Did you know there are several varieties of fat in the human body, like Brown fat, each with its own set of characteristics?
White fat, the kind that causes your pants to balloon out of their waistband, is an energy reserve. Not a big surprise. Brown fat, as it is called because of its distinctive rusty hue, is also present in your body.
The mitochondria, also known as the “powerhouse of the cell,” are abundant in brown fat and serve as the “engines” responsible for converting food into heat.
Whereas the white fat is serving as insulation. Brown fat is common in infants. Leaner people seem to have a bigger quantity of it than fatter people but whether these are inherited or not isn’t understood yet.
One study suggests that 15 minutes of exposure to cold weather can have the same metabolic effect as an hour of exercise. In this study, researchers tracked healthy males and females while they worked out in a 65-degree laboratory. Later, when the temperature dropped to 53 degrees Fahrenheit, the same people in the research slept on a bed. Skeletal muscle contractions in both of those tests released the hormone irisin. The participants were shivering, by the way.
This hormone increases core body temperature and converts some of the white fat already present into heat-generating brown fat.
The researchers were baffled by this result. They reasoned that since shivering, which is triggered by cold, helps people maintain their core temperature and prevent hypothermia, it might also stimulate irisin release, an ancient biological survival mechanism. They developed experiments to determine whether or not cold shivering, as opposed to physical activity, was the primary trigger of irisin secretion. It was discovered that muscle contractions generate irisin. Therefore, it is irrelevant whether you lose heat through exercise or shivering. Once made, it travels through the bloodstream reprogramming white fat cells to brown.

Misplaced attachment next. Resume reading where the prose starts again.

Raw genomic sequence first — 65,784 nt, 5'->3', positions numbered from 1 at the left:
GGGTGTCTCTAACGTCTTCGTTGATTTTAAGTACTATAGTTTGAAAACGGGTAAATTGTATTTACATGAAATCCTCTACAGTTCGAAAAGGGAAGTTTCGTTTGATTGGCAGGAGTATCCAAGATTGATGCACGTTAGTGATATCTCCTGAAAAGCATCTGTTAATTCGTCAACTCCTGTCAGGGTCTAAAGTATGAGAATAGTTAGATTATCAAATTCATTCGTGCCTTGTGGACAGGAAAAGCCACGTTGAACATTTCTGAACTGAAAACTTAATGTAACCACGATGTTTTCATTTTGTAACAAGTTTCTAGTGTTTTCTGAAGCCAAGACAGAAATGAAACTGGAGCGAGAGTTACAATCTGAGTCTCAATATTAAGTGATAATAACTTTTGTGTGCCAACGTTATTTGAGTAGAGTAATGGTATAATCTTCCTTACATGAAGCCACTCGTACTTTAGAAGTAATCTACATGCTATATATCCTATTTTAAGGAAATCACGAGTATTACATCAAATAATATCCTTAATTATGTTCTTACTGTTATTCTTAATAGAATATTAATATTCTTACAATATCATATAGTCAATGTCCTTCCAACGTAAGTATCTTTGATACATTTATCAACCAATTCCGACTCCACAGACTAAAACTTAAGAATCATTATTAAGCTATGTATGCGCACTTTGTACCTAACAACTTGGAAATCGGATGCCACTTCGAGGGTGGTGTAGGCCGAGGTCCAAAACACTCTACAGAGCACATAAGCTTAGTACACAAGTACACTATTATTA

This data is encouraging because it shows that even small temperature shifts can trigger the body’s response to cold exposure. Researchers found that a significant rise in energy expenditure could be achieved simply by reducing the temperature from 74 to 68 degrees Fahrenheit.
If you don’t have any cardiac problems, another easy method is to spend 30 seconds splashing ice water on your middle neck and neck after a hot shower.
Or, you could simply keep up your regular exercise routine, turn down the heat a bit, take a walk in the cool air and ideally get some sunshine each day.
Curcumin, the active ingredient in turmeric, has been shown in another study to cause the darkening of white fatty tissues. Studies have shown that curcumin can help fight obesity by lowering the inflammation that contributes to metabolic disorders like heart disease and diabetes. To discover something of this magnitude is truly remarkable.
The many health benefits of turmeric, which include stimulating brown fat, can be reaped by including the spice in cooking, taking it as a supplement, or drinking turmeric tea.
Pick the approach or method that works best for you, and enjoy these health benefits as a result.
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